At 2:30 p.m., the state Senate Committee on Agriculture and the state Senate Committee on Labor hold a public hearing on the Farmworkers Fair Labor Act, William H. Rogers Building, William J. Lindsay County Complex, 725 Veterans Memorial Highway, Smithtown.

At 6:30 p.m., Reps. Yvette Clarke, Nydia Velazquez, Carolyn Maloney, with Williams and NYC Councilman Costa Constantinides, attend a town hall on the “Green New Deal,” 32BJ SEIU, 25 W. 18th St., Manhattan.

At 8 p.m., Sam Roberts of the New York Times will interview Williams on a variety of topics for the program, which airs on CUNY TV and online.

Headlines…

With former Vice President Joe Biden’s entry into the fray, there are now 20 Democrats vying to take on President Donald Trump in 2020 – including an unprecedented number of women.

Trump dismissed the threats posed by former Biden, California Sen. Kamala Harris, former Texas Rep. Beto O’Rourke and others as they seek the Democratic nomination to challenge him in 2020.

“Welcome to the race Sleepy Joe,” Trump taunted the former vice president on Twitter. “I only hope you have the intelligence, long in doubt, to wage a successful primary campaign.”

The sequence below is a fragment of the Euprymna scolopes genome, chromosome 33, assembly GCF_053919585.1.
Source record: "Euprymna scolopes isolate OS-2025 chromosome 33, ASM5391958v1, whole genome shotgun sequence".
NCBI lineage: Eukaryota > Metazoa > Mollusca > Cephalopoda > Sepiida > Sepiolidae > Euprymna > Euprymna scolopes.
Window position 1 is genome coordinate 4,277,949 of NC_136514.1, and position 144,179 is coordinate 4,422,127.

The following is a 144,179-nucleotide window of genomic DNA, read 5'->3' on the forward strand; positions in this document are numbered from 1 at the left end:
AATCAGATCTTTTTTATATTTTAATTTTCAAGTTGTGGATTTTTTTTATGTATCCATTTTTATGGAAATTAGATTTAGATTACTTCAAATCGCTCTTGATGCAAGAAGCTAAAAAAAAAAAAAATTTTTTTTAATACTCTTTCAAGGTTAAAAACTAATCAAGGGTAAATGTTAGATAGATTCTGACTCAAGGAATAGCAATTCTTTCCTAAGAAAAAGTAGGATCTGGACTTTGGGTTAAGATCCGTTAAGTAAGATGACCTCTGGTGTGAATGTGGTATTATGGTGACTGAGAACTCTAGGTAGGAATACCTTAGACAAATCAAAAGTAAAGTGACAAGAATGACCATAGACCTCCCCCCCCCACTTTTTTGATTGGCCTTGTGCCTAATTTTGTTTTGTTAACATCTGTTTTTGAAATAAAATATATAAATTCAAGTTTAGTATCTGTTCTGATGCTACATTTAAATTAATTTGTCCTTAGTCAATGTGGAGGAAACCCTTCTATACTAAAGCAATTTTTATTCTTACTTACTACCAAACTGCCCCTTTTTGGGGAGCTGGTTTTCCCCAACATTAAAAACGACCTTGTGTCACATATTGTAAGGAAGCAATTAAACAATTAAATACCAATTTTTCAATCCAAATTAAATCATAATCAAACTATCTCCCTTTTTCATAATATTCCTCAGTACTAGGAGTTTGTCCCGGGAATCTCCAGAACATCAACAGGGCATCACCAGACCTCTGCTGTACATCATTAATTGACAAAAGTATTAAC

But as early as last fall, Trump reportedly was talking privately with aides about the threat Biden posed: “How are we gonna beat Biden?” he would ask. When reassured that the moderate Biden would never defeat several of his more liberal rivals, Trump has pushed back: “But what if he does?”

Gov. Andrew Cuomo and Biden have a longstanding relationship, and according to at least one report by CNBC, Cuomo is now preparing to tap into his vast donor network to assist Biden’s run for the White House.

Anita Hill said she wasn’t satisfied with an apology she received from Biden for his handling of U.S. Supreme Court Justice Clarence Thomas’ confirmation hearings — and wants to see “real change” instead.

One of Biden’s first major campaign moves came at the expense of Vermont Sen. Bernie Sanders. The former VP announced that he had hired Symone Sanders, a prominent African-American political strategist who worked as the press secretary on Sanders’s 2016 campaign.

Trump reacted with anger to reports that text messages between two FBI officials in the days after his 2016 presidential victory may show “irregularities” in how the Russia investigation began, calling it evidence of a “coup.”